Enterprise Mode for IE (EMIE), as it's referred to internally, is supposedly going to be a new feature of IE11. According to my sources, EMIE will allow businesses to specify which sites should be loaded in IE8 compatibility mode and which don't need it. Users who need IE8 to view certain intranet sites and internal apps would still be able to move to IE11 on Windows 7 (or Windows 8.x) thanks to the new compatibility mode functionality. But they still would be able to make use of all the rest of IE11's features the rest of their browser needs.

I've asked Microsoft whether the plan is to include EMIE support in Windows 8.1 Update 1, or if this capability will be rolled out separately at some other date. No word back so far from the Softies.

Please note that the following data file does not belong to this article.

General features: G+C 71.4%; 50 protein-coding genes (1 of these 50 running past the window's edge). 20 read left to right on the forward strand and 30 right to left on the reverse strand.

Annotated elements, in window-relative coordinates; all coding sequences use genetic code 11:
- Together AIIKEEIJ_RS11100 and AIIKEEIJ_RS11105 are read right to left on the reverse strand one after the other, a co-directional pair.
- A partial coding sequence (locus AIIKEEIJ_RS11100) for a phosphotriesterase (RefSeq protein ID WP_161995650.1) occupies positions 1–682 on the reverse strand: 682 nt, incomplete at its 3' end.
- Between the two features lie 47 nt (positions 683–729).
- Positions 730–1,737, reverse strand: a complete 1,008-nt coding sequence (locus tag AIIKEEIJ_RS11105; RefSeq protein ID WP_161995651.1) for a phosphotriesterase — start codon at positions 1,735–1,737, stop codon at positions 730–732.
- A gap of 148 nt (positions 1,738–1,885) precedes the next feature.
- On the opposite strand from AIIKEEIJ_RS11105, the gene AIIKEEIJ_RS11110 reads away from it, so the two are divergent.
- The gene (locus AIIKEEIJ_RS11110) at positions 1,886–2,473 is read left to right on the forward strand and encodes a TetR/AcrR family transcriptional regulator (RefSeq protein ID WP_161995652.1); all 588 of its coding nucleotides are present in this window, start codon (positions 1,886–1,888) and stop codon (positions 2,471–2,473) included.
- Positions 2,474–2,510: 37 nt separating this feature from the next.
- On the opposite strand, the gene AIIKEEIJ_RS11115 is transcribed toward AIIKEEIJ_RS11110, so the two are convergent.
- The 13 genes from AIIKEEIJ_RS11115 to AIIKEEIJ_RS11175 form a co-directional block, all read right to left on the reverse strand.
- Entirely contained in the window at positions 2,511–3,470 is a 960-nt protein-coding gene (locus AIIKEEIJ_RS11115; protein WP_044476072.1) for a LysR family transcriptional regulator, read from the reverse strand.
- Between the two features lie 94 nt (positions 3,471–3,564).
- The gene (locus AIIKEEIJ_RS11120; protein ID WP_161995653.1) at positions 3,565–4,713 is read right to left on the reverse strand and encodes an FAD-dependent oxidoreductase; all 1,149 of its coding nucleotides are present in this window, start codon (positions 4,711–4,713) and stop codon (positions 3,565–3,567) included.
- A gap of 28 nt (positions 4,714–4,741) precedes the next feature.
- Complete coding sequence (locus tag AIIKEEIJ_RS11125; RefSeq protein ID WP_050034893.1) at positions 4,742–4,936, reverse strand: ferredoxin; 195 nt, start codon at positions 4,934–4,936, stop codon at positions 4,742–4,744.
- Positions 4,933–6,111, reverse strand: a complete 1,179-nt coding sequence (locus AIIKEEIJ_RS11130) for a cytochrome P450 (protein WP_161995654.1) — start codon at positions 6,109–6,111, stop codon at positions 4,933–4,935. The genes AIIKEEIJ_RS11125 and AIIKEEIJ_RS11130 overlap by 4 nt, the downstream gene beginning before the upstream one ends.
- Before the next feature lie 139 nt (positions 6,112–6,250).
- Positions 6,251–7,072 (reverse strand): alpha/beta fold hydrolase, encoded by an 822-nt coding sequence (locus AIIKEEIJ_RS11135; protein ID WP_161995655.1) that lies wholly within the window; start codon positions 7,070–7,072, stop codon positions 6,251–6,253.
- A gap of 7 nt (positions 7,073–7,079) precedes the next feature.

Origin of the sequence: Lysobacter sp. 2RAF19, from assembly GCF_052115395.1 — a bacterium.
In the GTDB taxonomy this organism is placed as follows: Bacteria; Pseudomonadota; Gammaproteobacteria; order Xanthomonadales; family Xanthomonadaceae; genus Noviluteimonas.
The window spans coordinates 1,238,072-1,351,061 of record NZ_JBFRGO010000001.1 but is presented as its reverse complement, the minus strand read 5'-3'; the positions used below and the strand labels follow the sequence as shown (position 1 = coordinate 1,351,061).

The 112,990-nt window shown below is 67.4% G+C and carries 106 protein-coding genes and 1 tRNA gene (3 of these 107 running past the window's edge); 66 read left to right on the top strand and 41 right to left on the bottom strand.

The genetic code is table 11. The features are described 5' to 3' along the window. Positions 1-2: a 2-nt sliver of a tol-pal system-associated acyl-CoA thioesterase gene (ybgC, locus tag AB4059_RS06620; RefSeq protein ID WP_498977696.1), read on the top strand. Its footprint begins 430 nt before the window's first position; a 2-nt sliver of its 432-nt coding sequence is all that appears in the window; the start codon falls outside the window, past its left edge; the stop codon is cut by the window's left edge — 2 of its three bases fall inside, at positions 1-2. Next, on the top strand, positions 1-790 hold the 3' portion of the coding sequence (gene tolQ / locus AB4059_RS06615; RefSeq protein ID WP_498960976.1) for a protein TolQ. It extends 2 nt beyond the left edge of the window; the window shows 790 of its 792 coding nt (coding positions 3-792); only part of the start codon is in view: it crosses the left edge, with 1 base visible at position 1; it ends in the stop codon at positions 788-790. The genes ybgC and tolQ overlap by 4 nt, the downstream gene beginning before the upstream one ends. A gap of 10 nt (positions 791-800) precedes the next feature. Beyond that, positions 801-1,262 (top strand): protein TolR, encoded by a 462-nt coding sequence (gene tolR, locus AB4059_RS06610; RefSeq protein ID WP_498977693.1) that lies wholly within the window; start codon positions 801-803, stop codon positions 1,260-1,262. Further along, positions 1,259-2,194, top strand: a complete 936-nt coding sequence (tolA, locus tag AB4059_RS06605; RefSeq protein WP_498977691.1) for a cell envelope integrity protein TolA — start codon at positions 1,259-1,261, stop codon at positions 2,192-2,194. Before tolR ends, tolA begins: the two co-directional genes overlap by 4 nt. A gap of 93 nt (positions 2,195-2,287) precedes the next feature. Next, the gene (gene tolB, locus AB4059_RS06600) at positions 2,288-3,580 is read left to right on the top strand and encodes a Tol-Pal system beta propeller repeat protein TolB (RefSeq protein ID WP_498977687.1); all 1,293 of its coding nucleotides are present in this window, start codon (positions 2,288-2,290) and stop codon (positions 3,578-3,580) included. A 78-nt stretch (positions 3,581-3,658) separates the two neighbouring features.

Update: The IE team had no comment on this post, according to a spokesperson.

Update No. 2: @AngelWZR is confirming that "Enterprise Mode" is built into the leaked Windows 8.1 Update 1 build from January 17. It is part of the built-in IE 11.0.3, he says.

"Enterprise Mode helps improve the compatibility of websites identified by your company," according to information in the Windows 8.1 Update 1 files, he says. But the feature is currently locked, he reports.

Update No. 3 (February 3): @WithinRafael also confirms the Enterprise Mode feature and finds it to be unlocked in a leaked build of Windows 8.1 Update 1.

Topics: IT Policies, Browser, Cloud, Microsoft, Windows, Windows 8


Mary Jo has covered the tech industry for 30 years for a variety of publications and Web sites, and is a frequent guest on radio, TV and podcasts, speaking about all things Microsoft-related. She is the author of Microsoft 2.0: How Microsoft plans to stay relevant in the post-Gates era (John Wiley & Sons, 2008).